Approved by the Energy, Environment and Water Policy Committee on January 12, 2016
Approved by the Public Policy Committee on March 15, 2016
Adopted by the Board of Direction on July 9, 2016
The American Society of Civil Engineers (ASCE) supports continued research into improved methods governing the disinfection of drinking water to protect public health from any harmful byproducts.
Waterborne diseases were a major threat to public health prior to the introduction of disinfection treatment of drinking water in the early 20th century. A major challenge for water suppliers is how to control and limit the risks from pathogens and disinfection byproducts. It is important to provide protection from pathogens while also minimizing health risks to the population from disinfection byproducts. Chlorine and chlorinated compounds are very effective means to disinfect drinking water, and are widely used in the United States. However, chlorine can react with naturally occurring compounds in water to form byproducts such as trihalomethanes, which have been linked to adverse health effects including cancer, kidney damage, and reproductive problems. The Environmental Protection Agency enacted rules in 1998 and 2005 establishing health-based levels for chlorine, chloramine, and chlorine dioxide. These are the three most commonly used disinfectants because they are effective in purifying water during the treatment process and within the distribution pipes that deliver water to homes and businesses. Ozone and ultraviolet decontamination are processes that currently are not widely used because neither method provides the residual disinfection necessary to control biological contaminants in the distribution pipes.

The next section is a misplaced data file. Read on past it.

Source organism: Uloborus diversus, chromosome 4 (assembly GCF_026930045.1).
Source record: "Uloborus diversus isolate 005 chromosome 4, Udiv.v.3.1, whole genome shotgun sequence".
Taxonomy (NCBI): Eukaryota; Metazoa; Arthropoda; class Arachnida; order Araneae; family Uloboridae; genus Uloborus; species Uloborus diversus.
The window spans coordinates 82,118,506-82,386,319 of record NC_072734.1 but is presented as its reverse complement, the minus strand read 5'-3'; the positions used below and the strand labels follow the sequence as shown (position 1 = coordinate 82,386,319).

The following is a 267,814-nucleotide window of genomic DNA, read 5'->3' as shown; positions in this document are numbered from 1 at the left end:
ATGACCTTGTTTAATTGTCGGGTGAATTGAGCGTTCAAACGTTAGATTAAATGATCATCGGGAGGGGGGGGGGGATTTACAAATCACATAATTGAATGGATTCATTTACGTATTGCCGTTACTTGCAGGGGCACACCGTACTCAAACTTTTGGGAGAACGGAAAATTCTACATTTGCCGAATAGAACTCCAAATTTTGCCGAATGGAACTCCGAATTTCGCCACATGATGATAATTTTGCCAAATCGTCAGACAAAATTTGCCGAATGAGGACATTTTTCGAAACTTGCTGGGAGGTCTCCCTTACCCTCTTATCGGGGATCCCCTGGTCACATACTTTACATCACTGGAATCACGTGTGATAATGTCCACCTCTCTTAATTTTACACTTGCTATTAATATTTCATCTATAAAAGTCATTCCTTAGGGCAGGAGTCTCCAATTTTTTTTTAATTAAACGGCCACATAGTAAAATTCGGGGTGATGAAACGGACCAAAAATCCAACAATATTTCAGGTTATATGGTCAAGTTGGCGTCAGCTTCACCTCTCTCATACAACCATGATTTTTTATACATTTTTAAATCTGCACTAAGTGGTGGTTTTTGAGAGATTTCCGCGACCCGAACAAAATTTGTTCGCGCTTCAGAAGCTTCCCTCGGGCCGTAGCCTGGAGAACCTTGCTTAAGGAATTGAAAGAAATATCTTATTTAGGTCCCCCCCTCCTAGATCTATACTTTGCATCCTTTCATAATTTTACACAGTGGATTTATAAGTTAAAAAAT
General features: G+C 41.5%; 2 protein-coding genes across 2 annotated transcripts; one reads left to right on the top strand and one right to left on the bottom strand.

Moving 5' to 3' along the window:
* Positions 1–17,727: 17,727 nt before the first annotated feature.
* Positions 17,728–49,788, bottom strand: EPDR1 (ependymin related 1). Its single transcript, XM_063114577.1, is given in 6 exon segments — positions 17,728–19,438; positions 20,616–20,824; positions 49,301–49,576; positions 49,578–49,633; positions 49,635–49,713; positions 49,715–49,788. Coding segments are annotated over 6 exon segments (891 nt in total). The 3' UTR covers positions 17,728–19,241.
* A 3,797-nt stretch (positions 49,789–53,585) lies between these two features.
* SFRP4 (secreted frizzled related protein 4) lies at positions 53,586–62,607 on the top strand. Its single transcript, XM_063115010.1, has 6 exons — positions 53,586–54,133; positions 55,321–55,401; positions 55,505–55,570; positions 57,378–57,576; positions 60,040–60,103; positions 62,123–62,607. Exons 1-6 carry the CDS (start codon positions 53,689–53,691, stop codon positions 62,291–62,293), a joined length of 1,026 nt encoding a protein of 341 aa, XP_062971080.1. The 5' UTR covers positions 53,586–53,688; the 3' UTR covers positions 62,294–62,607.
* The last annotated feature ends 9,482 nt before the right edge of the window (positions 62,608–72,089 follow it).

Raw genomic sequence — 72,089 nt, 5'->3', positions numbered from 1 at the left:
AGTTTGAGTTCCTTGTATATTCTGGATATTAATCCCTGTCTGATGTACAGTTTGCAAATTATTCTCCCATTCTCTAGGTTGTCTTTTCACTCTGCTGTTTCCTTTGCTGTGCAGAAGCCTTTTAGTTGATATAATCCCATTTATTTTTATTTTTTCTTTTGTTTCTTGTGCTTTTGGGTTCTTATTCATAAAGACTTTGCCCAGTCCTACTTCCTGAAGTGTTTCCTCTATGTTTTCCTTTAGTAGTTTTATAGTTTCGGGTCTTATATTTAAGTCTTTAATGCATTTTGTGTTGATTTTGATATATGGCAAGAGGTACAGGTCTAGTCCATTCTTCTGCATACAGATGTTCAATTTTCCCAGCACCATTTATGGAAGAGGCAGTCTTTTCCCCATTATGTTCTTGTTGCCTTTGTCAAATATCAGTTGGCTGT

Disinfection of drinking water continues to be important to the protection of public health. Civil engineers design and construct water treatment plants and distribution systems and conduct research into treatment technologies. Selection of the appropriate method of disinfection for a particular system should be based on site specific considerations, such as quality of the source water and economics of the project. Continued research into all viable disinfection technologies is needed to improve disinfection performance, minimize creation of harmful disinfection byproducts and more completely understand the impacts of each method of disinfection.
ASCE Policy Statement 462
First Approved in 1997